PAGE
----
Peeper in my opinion is correct. I haven't followed the Dutch Shepherd. So I can't speak much on them specifically. I have a friend that has one that is an import. I'm aware it is believed to be better dogs cor specifically a better Dutch Shepherd because of where he got him as they tend to do or require more selective breeding practices. This is the same reason why police department allegedly only get their dogs dogs from overseas instead of finding good one in their own country. I cant verify that information. instead of speaking on the Dutch Shepherd I believe that the South African Boerboel will have a downfall now that it is accepted by the AKC. They will be over-bred because they are popular. People that should not be breeding dogs will breed them and breed dogs that should only be pets. These dogs will not meet the criteria of a breeding dog. Again this is my opinion. I know right now there are no known health issues with the breed. I fear this will change. I fear that people will mix other breeds into it trying to create their idea of a dog that is not what the image of what a Boerboel is supposed to be and then pass it off as a pedigree dog. The future will tell if I'm correct. I don't blame AKC as it is simply a registry. It is the largest registry as far as I know. They do what they do best and that is take our money and keep a record of pedigrees a given to them by the so-called breeder.
All roads or problems lead back to the people that are breeding dogs. If they breed dogs that are not functional and continue this practice that leads to generations of dog that can't perform the work that the breed was created to do. There are puppy mills that are notorious for breeding sick dogs, dogs afraid of their own shadows and selling the dogs saying they are from champion bloodlines. There might be one or 2 champions on the pedigree. Those dogs are so far back on the pedigree that they won't have much influence in the current breeding. The lack of knowledge of the consumer allows this the grow. Later the health issue shows up in these dogs. The owner might have bred it too thinking they can make some money because they paid a lot from the pet store or puppy mill. When the health issue show up they don;t want to put the dog to sleep because it is now a member of the family. I remember walking into a home many years ago. The people had a cocker spaniel. I saw this huge ball in it neck about the size of a soccer ball. The dog was struggling to hold its head up and could barely walk. I felt sorry for this dog. I was upset with the owner. I know it wasn't my dog. I asked about its neck. The dog had a tumor. They didn't want to put it to sleep because they had it so long. It was family. The only thing I could think of was that dog could be in a lot of pain and can't tell us. I'd rather put it to sleep than to see it suffer.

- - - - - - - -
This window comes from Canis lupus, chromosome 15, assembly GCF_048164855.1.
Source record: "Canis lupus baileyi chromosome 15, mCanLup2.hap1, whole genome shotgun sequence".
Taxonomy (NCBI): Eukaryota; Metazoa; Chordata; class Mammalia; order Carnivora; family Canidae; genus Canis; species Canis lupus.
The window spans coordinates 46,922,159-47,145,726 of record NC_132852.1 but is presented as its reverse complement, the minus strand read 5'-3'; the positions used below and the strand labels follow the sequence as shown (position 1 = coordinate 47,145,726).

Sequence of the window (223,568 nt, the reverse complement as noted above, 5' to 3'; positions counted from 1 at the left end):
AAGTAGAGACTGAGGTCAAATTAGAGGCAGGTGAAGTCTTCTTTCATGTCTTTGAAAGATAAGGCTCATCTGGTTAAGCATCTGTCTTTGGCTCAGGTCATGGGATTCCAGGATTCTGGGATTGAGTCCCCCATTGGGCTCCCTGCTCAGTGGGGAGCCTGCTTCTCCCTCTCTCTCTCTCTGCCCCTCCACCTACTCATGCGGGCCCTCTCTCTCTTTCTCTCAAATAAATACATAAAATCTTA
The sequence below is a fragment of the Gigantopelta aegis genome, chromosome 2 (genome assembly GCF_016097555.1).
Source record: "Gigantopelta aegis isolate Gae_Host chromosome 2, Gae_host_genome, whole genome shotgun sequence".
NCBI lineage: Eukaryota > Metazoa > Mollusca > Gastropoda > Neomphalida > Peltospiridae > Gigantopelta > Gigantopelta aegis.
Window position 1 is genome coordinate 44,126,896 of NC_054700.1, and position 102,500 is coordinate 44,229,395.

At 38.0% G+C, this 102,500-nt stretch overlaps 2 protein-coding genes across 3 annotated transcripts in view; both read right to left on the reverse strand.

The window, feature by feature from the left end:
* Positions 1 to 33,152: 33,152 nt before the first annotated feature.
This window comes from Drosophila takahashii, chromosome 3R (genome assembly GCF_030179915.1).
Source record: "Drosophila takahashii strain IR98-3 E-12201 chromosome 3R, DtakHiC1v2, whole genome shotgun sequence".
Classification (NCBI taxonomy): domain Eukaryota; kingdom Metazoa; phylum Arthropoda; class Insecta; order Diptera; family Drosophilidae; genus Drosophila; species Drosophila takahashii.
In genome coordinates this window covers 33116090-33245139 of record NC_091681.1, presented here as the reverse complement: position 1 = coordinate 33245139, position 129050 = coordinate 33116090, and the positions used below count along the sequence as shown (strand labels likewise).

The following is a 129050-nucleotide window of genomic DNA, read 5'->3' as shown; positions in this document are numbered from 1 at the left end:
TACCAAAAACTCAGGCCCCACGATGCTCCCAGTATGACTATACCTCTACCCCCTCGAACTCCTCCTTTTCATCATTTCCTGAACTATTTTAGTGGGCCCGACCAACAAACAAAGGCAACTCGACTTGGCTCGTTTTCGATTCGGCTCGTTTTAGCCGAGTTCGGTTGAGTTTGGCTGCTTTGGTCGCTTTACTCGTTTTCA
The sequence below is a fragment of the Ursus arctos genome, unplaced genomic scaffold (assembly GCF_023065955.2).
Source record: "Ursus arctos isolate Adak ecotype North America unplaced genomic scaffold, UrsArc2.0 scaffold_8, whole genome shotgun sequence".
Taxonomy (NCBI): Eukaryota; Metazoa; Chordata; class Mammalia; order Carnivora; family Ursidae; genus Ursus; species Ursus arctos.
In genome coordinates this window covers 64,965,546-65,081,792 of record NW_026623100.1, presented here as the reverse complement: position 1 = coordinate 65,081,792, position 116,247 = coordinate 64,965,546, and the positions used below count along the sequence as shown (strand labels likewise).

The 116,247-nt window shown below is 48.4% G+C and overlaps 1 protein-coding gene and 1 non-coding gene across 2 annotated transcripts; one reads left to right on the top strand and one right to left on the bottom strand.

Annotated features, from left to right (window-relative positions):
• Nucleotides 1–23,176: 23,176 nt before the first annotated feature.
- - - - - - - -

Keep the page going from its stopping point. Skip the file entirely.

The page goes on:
More on the Boerboel. There is a well known breeder of them in my state. On his website he talks about them being guardian. He states on there he will not sell a pup to anyone that want to do any type of protection training with a dog. That says to me that the prospective owner will not make it known that they plan to do this. it also says to me that I will not buy a dog from him if I decide to get this breed later. Just like I research a breed before buying I also research the breeders. I have seen recently online how at least two of his adult dogs were stolen from his home. I don't know how old the article was. But this goes back to environment having an affect on the dogs. The instinct to protect is there. But his dogs have been taught to accept stranger and the humans are not a threat. He may have not done this on purpose, but that is the result. I remember when I had American Bulldogs. I initially got interested in them because I saw video of them hog catching. They were fearless. I saw them doing some protection work. They were great manstoppers. There was a place (MMM Kennel) in Mississippi where this one breeder had it that you could send your pup or dog there to be trained in hog catching. I considered doing it even though I had no plans on ever going hog catching. I don't think that that kennel is around anymore. I have tried to find it online. If it is around maybe they don't advertise online. I got my AB from a line that was hog catching. I saw video of the mother, father, and other dogs in the line on some hogs. I was invited to come down to Texas and go hunting with them. Bill Hines has since passed away. His dogs were great working dogs. At least the ones that I got were. I never heard of any that weren't. Others might have a different story. That was a long time ago. That was before I knew enough to know that I should find out if any health testing was done on the parents. There are only a select few breeders that I know that have their dogs tested for health or temperament. This is why many dogs are being produced that are unhealthy and have unstable temperaments. I preferred the Hines Line to Johnson lines. The Johnson line was popular for the look and excessive size. But I preferred a more athletic dog that could breathe. I want my dog to be able to go over a fence to protect me if needed.